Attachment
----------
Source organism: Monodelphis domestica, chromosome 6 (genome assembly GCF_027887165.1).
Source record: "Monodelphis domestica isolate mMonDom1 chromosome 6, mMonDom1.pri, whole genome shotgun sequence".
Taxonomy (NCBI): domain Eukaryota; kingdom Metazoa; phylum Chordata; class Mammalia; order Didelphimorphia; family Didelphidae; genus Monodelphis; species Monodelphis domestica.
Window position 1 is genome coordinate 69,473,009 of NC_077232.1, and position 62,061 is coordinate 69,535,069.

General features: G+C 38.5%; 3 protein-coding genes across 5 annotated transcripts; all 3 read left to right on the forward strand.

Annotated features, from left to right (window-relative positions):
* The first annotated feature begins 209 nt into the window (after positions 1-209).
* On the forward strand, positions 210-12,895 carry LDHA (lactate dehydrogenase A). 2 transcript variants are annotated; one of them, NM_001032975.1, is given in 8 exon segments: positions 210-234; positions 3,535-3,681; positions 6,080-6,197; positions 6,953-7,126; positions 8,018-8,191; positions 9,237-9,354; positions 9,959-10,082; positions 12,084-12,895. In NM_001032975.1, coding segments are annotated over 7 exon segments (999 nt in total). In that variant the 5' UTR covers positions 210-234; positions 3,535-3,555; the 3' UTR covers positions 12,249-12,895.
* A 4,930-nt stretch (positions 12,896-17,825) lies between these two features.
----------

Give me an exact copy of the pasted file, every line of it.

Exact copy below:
Source organism: Monodelphis domestica, chromosome 6 (genome assembly GCF_027887165.1).
Source record: "Monodelphis domestica isolate mMonDom1 chromosome 6, mMonDom1.pri, whole genome shotgun sequence".
Taxonomy (NCBI): domain Eukaryota; kingdom Metazoa; phylum Chordata; class Mammalia; order Didelphimorphia; family Didelphidae; genus Monodelphis; species Monodelphis domestica.
Window position 1 is genome coordinate 69,473,009 of NC_077232.1, and position 62,061 is coordinate 69,535,069.

General features: G+C 38.5%; 3 protein-coding genes across 5 annotated transcripts; all 3 read left to right on the forward strand.

Annotated features, from left to right (window-relative positions):
* The first annotated feature begins 209 nt into the window (after positions 1-209).
* On the forward strand, positions 210-12,895 carry LDHA (lactate dehydrogenase A). 2 transcript variants are annotated; one of them, NM_001032975.1, is given in 8 exon segments: positions 210-234; positions 3,535-3,681; positions 6,080-6,197; positions 6,953-7,126; positions 8,018-8,191; positions 9,237-9,354; positions 9,959-10,082; positions 12,084-12,895. In NM_001032975.1, coding segments are annotated over 7 exon segments (999 nt in total). In that variant the 5' UTR covers positions 210-234; positions 3,535-3,555; the 3' UTR covers positions 12,249-12,895.
* A 4,930-nt stretch (positions 12,896-17,825) lies between these two features.